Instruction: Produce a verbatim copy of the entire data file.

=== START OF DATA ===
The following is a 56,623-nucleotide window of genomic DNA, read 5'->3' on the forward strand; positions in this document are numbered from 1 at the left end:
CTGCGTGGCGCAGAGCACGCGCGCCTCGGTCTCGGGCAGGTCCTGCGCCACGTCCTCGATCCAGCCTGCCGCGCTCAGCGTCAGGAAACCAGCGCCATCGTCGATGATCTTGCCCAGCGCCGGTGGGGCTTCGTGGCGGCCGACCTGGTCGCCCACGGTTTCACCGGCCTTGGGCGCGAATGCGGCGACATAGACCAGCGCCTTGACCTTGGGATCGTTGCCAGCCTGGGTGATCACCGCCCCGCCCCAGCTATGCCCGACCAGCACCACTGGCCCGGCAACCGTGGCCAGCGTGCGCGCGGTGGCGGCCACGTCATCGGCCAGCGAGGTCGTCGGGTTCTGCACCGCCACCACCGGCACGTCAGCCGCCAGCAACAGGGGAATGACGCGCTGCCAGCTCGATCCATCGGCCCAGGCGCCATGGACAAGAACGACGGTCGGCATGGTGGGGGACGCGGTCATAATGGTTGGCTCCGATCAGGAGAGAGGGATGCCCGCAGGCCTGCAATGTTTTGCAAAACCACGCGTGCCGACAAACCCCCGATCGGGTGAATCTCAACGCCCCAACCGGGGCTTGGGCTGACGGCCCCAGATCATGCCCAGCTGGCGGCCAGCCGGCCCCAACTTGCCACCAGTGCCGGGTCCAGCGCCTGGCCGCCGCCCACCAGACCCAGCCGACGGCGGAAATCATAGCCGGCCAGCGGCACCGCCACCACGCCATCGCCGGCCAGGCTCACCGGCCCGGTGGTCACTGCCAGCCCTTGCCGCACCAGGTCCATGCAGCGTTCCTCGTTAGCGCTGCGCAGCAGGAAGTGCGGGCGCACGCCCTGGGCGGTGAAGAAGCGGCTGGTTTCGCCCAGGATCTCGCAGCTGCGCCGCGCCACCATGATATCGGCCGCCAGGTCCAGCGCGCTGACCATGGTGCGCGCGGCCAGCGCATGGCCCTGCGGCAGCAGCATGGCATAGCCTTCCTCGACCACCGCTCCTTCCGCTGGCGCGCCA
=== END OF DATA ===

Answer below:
The following is a 56,623-nucleotide window of genomic DNA, read 5'->3' on the forward strand; positions in this document are numbered from 1 at the left end:
CTGCGTGGCGCAGAGCACGCGCGCCTCGGTCTCGGGCAGGTCCTGCGCCACGTCCTCGATCCAGCCTGCCGCGCTCAGCGTCAGGAAACCAGCGCCATCGTCGATGATCTTGCCCAGCGCCGGTGGGGCTTCGTGGCGGCCGACCTGGTCGCCCACGGTTTCACCGGCCTTGGGCGCGAATGCGGCGACATAGACCAGCGCCTTGACCTTGGGATCGTTGCCAGCCTGGGTGATCACCGCCCCGCCCCAGCTATGCCCGACCAGCACCACTGGCCCGGCAACCGTGGCCAGCGTGCGCGCGGTGGCGGCCACGTCATCGGCCAGCGAGGTCGTCGGGTTCTGCACCGCCACCACCGGCACGTCAGCCGCCAGCAACAGGGGAATGACGCGCTGCCAGCTCGATCCATCGGCCCAGGCGCCATGGACAAGAACGACGGTCGGCATGGTGGGGGACGCGGTCATAATGGTTGGCTCCGATCAGGAGAGAGGGATGCCCGCAGGCCTGCAATGTTTTGCAAAACCACGCGTGCCGACAAACCCCCGATCGGGTGAATCTCAACGCCCCAACCGGGGCTTGGGCTGACGGCCCCAGATCATGCCCAGCTGGCGGCCAGCCGGCCCCAACTTGCCACCAGTGCCGGGTCCAGCGCCTGGCCGCCGCCCACCAGACCCAGCCGACGGCGGAAATCATAGCCGGCCAGCGGCACCGCCACCACGCCATCGCCGGCCAGGCTCACCGGCCCGGTGGTCACTGCCAGCCCTTGCCGCACCAGGTCCATGCAGCGTTCCTCGTTAGCGCTGCGCAGCAGGAAGTGCGGGCGCACGCCCTGGGCGGTGAAGAAGCGGCTGGTTTCGCCCAGGATCTCGCAGCTGCGCCGCGCCACCATGATATCGGCCGCCAGGTCCAGCGCGCTGACCATGGTGCGCGCGGCCAGCGCATGGCCCTGCGGCAGCAGCATGGCATAGCCTTCCTCGACCACCGCTCCTTCCGCTGGCGCGCCA